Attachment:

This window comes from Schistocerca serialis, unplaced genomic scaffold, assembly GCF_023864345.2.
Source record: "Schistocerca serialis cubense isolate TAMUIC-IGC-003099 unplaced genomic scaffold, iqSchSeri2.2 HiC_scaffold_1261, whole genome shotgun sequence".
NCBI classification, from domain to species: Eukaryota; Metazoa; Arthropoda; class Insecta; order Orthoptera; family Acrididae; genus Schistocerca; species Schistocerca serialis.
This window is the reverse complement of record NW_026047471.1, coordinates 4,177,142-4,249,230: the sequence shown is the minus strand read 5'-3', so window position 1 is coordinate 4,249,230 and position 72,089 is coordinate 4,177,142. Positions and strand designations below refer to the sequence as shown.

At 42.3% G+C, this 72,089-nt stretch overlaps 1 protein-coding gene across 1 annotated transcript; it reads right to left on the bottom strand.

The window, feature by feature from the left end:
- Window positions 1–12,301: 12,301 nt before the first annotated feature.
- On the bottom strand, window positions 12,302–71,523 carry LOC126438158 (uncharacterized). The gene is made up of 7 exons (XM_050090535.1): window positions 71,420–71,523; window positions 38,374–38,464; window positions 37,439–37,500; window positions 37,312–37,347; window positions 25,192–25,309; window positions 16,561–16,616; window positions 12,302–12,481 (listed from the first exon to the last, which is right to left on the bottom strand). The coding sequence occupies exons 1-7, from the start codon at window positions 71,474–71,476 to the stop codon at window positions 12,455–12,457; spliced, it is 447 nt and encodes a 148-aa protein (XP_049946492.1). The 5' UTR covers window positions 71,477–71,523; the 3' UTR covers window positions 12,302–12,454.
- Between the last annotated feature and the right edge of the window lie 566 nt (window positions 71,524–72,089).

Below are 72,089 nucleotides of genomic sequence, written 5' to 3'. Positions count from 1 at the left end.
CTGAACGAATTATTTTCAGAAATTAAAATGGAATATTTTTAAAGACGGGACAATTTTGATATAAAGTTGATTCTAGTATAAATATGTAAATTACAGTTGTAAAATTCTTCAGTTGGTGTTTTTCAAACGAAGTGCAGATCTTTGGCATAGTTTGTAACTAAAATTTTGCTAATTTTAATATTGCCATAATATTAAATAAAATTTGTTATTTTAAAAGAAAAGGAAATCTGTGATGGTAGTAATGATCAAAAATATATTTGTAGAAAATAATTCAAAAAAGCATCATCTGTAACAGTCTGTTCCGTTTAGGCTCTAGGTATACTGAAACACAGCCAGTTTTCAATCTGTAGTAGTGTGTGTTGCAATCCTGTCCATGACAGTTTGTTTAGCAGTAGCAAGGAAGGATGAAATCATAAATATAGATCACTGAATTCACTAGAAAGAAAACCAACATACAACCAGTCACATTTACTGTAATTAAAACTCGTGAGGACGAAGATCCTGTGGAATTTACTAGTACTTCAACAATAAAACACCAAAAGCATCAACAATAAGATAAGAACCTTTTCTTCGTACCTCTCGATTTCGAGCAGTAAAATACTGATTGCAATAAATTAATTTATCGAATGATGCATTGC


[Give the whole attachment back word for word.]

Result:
This window comes from Schistocerca serialis, unplaced genomic scaffold, assembly GCF_023864345.2.
Source record: "Schistocerca serialis cubense isolate TAMUIC-IGC-003099 unplaced genomic scaffold, iqSchSeri2.2 HiC_scaffold_1261, whole genome shotgun sequence".
NCBI classification, from domain to species: Eukaryota; Metazoa; Arthropoda; class Insecta; order Orthoptera; family Acrididae; genus Schistocerca; species Schistocerca serialis.
This window is the reverse complement of record NW_026047471.1, coordinates 4,177,142-4,249,230: the sequence shown is the minus strand read 5'-3', so window position 1 is coordinate 4,249,230 and position 72,089 is coordinate 4,177,142. Positions and strand designations below refer to the sequence as shown.

At 42.3% G+C, this 72,089-nt stretch overlaps 1 protein-coding gene across 1 annotated transcript; it reads right to left on the bottom strand.

The window, feature by feature from the left end:
- Window positions 1–12,301: 12,301 nt before the first annotated feature.
- On the bottom strand, window positions 12,302–71,523 carry LOC126438158 (uncharacterized). The gene is made up of 7 exons (XM_050090535.1): window positions 71,420–71,523; window positions 38,374–38,464; window positions 37,439–37,500; window positions 37,312–37,347; window positions 25,192–25,309; window positions 16,561–16,616; window positions 12,302–12,481 (listed from the first exon to the last, which is right to left on the bottom strand). The coding sequence occupies exons 1-7, from the start codon at window positions 71,474–71,476 to the stop codon at window positions 12,455–12,457; spliced, it is 447 nt and encodes a 148-aa protein (XP_049946492.1). The 5' UTR covers window positions 71,477–71,523; the 3' UTR covers window positions 12,302–12,454.
- Between the last annotated feature and the right edge of the window lie 566 nt (window positions 71,524–72,089).

Below are 72,089 nucleotides of genomic sequence, written 5' to 3'. Positions count from 1 at the left end.
CTGAACGAATTATTTTCAGAAATTAAAATGGAATATTTTTAAAGACGGGACAATTTTGATATAAAGTTGATTCTAGTATAAATATGTAAATTACAGTTGTAAAATTCTTCAGTTGGTGTTTTTCAAACGAAGTGCAGATCTTTGGCATAGTTTGTAACTAAAATTTTGCTAATTTTAATATTGCCATAATATTAAATAAAATTTGTTATTTTAAAAGAAAAGGAAATCTGTGATGGTAGTAATGATCAAAAATATATTTGTAGAAAATAATTCAAAAAAGCATCATCTGTAACAGTCTGTTCCGTTTAGGCTCTAGGTATACTGAAACACAGCCAGTTTTCAATCTGTAGTAGTGTGTGTTGCAATCCTGTCCATGACAGTTTGTTTAGCAGTAGCAAGGAAGGATGAAATCATAAATATAGATCACTGAATTCACTAGAAAGAAAACCAACATACAACCAGTCACATTTACTGTAATTAAAACTCGTGAGGACGAAGATCCTGTGGAATTTACTAGTACTTCAACAATAAAACACCAAAAGCATCAACAATAAGATAAGAACCTTTTCTTCGTACCTCTCGATTTCGAGCAGTAAAATACTGATTGCAATAAATTAATTTATCGAATGATGCATTGC